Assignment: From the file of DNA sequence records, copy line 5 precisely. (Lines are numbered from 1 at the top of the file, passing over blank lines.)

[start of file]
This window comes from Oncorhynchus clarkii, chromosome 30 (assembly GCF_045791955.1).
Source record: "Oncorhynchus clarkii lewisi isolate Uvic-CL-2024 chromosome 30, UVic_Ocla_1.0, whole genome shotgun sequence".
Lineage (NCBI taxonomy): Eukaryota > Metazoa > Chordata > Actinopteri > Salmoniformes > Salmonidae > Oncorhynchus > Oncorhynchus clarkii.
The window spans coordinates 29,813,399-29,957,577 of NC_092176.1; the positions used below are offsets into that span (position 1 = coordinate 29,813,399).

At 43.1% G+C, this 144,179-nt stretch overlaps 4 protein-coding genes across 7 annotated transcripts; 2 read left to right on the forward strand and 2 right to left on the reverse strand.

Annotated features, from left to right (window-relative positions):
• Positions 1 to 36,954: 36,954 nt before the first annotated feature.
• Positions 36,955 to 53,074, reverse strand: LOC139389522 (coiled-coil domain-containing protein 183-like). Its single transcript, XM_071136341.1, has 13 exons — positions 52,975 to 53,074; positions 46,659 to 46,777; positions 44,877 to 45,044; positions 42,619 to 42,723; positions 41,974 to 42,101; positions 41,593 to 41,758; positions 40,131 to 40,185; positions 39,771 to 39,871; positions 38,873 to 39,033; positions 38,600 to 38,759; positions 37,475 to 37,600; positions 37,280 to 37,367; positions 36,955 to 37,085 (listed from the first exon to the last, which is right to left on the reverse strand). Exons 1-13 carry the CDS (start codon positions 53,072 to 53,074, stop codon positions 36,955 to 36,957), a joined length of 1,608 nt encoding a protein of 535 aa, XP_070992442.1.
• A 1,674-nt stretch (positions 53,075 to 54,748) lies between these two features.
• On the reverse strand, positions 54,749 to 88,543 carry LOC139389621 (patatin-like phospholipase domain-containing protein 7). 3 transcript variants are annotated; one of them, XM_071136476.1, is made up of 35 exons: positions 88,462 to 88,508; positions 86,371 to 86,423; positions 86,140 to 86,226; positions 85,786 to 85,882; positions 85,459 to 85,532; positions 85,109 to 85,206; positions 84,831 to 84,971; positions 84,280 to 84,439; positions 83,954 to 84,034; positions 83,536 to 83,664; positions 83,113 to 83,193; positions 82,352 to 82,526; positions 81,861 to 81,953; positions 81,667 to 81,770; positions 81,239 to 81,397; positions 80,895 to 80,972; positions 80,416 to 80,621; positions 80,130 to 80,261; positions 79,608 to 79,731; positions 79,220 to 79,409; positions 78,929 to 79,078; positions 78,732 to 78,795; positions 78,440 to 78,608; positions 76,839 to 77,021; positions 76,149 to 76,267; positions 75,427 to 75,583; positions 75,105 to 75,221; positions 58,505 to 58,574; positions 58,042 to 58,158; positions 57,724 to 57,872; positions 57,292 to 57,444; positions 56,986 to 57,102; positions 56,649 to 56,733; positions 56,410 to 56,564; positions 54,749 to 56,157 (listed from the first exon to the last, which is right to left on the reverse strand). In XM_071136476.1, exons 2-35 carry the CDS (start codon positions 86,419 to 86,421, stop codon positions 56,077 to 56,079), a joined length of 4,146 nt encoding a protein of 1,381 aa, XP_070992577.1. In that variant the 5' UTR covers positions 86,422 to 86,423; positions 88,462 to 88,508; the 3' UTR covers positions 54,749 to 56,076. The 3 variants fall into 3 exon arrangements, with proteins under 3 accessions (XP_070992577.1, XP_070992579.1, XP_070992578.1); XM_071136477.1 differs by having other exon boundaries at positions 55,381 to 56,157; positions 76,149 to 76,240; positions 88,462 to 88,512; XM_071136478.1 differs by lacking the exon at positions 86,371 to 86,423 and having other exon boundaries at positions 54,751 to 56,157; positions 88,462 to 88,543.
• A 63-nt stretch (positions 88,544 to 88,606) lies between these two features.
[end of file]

At 43.1% G+C, this 144,179-nt stretch overlaps 4 protein-coding genes across 7 annotated transcripts; 2 read left to right on the forward strand and 2 right to left on the reverse strand.